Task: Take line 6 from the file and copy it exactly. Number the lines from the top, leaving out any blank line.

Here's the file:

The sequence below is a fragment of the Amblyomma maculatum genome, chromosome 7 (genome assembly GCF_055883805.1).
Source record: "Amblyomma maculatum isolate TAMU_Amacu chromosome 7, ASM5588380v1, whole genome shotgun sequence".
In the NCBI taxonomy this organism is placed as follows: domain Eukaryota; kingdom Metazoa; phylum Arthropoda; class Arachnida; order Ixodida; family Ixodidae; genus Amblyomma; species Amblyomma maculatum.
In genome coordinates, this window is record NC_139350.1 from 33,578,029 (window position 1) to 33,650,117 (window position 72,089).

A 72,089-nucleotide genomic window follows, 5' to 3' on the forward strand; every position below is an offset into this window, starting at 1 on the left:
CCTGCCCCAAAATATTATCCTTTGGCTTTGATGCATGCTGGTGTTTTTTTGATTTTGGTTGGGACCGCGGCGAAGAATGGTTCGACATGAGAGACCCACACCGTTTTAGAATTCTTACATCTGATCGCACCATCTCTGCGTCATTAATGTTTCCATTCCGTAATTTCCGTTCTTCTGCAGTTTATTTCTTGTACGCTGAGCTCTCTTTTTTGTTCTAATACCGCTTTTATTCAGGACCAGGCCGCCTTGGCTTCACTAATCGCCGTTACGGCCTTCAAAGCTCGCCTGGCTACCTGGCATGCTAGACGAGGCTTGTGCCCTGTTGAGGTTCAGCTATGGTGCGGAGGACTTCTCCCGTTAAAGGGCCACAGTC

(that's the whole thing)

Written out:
CCTGCCCCAAAATATTATCCTTTGGCTTTGATGCATGCTGGTGTTTTTTTGATTTTGGTTGGGACCGCGGCGAAGAATGGTTCGACATGAGAGACCCACACCGTTTTAGAATTCTTACATCTGATCGCACCATCTCTGCGTCATTAATGTTTCCATTCCGTAATTTCCGTTCTTCTGCAGTTTATTTCTTGTACGCTGAGCTCTCTTTTTTGTTCTAATACCGCTTTTATTCAGGACCAGGCCGCCTTGGCTTCACTAATCGCCGTTACGGCCTTCAAAGCTCGCCTGGCTACCTGGCATGCTAGACGAGGCTTGTGCCCTGTTGAGGTTCAGCTATGGTGCGGAGGACTTCTCCCGTTAAAGGGCCACAGTC